They gave fans what they wanted, the fans then turned around and thought the whole experience was a bit flat and uninventive. Haven’t heard a fan base moan about the franchise half as much except for valid points, which brings me to Skyward Sword.
Skyward Sword was a technical achievement for the now dying Wii platform in Graphical fidelity/style and use of Motion+ Remotes. As we now know in the LoZ timeline, Skyward Sword was the very first adventure of Link and the origin of the Master Sword. This was set to be a smash hit, but the problem was that the formula by this point was a bit worn out. Cracks were showing In Twilight Princess.
Whilst the motion + controllers features were a cool addition and incredibly accurate, Link was constantly running around with a raised arm and they were no option to just fight enemies traditionally. This force-feeding of Motion controls at a time when the industry was over the craze didn’t really go down as good as It deserved. Personally, I just couldn’t be bothered to swing my arms around, which is the feedback from a lot of gamers. I play games to wind down and relax, not to fuck about waving a remote about.
A New Depth
Meanwhile, on the flourishing 3DS, we saw 2 remakes of the N64 classics Ocarina of time and Majoras Mask as well as an original title Link Between Worlds, the direct sequel to Link to the Past. The remasters were amazing and were welcomed by the fan base, I wouldn’t dream of playing the classic copies anymore due to ageing quite poorly. The 3DS remasters saw better character models, clearer visuals, textures and small adjustments to the mechanics. This writer would recommend these and all Zelda remasters over their originals.
A Link between worlds saw a return to LoZ routes with a top-down world, a sweet new mechanic where you can move into walls as a painting to navigate the in-game world and dungeons, an alternative landscape, rental of essential in-game items for different dungeons and a great effort at level building and visual design. This felt good, Nintendo released the franchise from its shackles. This paved the way for what is practically the invention of the wheel for the Zeldaverse, Breath of the Wild.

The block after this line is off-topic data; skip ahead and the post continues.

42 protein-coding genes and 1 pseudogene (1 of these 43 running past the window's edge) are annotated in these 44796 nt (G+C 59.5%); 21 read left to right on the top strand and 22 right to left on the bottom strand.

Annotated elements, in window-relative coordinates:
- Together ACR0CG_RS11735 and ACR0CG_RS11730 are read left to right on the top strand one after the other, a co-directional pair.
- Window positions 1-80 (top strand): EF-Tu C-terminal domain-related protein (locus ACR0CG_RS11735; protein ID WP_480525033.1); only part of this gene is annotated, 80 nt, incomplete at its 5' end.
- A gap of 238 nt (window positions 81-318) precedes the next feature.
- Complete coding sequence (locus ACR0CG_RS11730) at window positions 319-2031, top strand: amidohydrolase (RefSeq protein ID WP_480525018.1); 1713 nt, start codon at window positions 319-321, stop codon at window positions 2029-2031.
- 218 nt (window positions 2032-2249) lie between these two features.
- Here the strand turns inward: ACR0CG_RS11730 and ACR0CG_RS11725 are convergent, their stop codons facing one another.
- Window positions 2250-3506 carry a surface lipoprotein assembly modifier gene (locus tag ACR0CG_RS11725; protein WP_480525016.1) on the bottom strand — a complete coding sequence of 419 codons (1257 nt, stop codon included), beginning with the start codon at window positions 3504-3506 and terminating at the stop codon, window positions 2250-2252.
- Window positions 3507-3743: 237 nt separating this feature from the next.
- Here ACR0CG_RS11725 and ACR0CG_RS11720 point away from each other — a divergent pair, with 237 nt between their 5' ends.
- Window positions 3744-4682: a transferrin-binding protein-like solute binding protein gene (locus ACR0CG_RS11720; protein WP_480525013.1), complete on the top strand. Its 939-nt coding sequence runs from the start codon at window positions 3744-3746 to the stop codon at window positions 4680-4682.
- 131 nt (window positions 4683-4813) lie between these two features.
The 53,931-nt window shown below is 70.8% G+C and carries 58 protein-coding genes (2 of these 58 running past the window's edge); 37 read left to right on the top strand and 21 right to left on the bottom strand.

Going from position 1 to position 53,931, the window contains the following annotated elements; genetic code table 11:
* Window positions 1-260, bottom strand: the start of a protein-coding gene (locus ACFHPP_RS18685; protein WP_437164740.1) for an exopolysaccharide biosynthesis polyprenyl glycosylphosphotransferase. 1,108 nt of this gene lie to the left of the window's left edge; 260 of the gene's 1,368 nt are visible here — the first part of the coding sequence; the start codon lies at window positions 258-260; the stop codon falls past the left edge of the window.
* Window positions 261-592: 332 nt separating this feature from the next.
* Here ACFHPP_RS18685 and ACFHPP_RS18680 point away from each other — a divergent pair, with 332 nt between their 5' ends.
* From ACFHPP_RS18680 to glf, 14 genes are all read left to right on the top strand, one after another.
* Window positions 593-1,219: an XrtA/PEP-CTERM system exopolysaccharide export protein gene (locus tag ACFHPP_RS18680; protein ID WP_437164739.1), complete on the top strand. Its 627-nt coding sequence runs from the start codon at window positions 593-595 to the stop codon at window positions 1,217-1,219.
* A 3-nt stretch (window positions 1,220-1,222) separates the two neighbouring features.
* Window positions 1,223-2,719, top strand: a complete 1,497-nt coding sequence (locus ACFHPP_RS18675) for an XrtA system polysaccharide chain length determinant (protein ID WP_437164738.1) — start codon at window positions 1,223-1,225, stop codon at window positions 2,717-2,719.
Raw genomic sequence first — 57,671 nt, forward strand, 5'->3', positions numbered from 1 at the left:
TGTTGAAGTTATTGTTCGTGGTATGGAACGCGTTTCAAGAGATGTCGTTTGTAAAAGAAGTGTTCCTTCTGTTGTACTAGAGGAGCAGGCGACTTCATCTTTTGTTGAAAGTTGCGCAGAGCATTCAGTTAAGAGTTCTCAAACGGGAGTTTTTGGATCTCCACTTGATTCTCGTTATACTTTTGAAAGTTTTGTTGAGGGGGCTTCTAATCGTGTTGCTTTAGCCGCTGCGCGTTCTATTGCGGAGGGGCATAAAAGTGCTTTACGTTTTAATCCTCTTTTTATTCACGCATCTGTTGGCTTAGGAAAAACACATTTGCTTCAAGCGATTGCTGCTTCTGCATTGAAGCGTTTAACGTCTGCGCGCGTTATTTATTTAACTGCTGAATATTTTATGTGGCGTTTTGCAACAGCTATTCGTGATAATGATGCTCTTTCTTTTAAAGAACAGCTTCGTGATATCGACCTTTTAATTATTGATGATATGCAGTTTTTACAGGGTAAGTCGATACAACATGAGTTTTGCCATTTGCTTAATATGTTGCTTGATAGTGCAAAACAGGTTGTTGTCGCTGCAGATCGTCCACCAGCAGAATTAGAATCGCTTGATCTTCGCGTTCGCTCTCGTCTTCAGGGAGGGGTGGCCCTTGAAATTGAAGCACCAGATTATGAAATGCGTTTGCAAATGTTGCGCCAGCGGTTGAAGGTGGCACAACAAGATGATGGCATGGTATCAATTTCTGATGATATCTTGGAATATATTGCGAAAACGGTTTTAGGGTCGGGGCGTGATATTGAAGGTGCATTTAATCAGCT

How Do They Keep Breaking New Ground?!
On 3rd March 17, we saw the simultaneous release of the groundbreaking Breath of the Wildon Wii U and Switch. This game completely broke the mould of the 3D Zelda game. The team openly admitted that they were inspired by games such as Skyrim and went with it, however, this was also a return to the franchise routes. Those of you that have played the original TLoZon NES will understand that this too was an open world of sorts on a much smaller scale. The developers wanted to once again instil this essence of adventure and wonder into the game. It’s actually ridiculous what you can do in this game. Climb 99% of surfaces, explore every crevice, hundreds of breakable weapons to collect and more.
Everything about TLoZ has been re-imagined to keep the essence of the franchise there. For example, there are 4 main dungeons in the divine beasts and 120 shrines which contain mini-dungeons. The mini-dungeons are the replacement of heart pieces; restoring heart or a stamina gauge fill. The ways the player can destroy monsters and approach situations are limited only by your imagination. One only has to search YouTube for Breath of the Wild hacks to find people making floating logs that carry you into Hyrule’s atmosphere or shrine glitches to find creative shortcuts that players have invented.
Also removed from the series are traditional stores and items, a cooking system is now in place to create a meal for health /stamina refills and stat boosts. You can still find traders and the odd shop selling special ingredients, arrows and on occasion armour, but the best way to find items is to go out into the Wild and hunt it out. To help with navigating this expansive world is your ‘shieka slate’ which has magical powers for magnetism, kinesis, bombs etc. which are a nice addition. Voice actors are now set up for main characters also, but not link of course.
DLC Done Right
Even DLC packs have dropped expanding the story and adding to existing lore of the game. This along with all the other changes in the game has given this game legendary status. Breath of the Wild is one of the only coveted games to receive multiple full score marks by multiple outlets. There isn’t a bad word to be said about this game. And the trend is set to continue, which is great. We are at a point in time where virtual consoles are present to bring back all our old titles onto one console affordably. Want a more traditional Zelda experience? Go play it!
Now that Breath of the Wild is officially over we now look to the next title in the franchise. We don’t know what that will be yet, but I have no doubt it will build on Breath of the Wild success and once again show us how much Nintendo love their IP. Not more than me though, hence the article!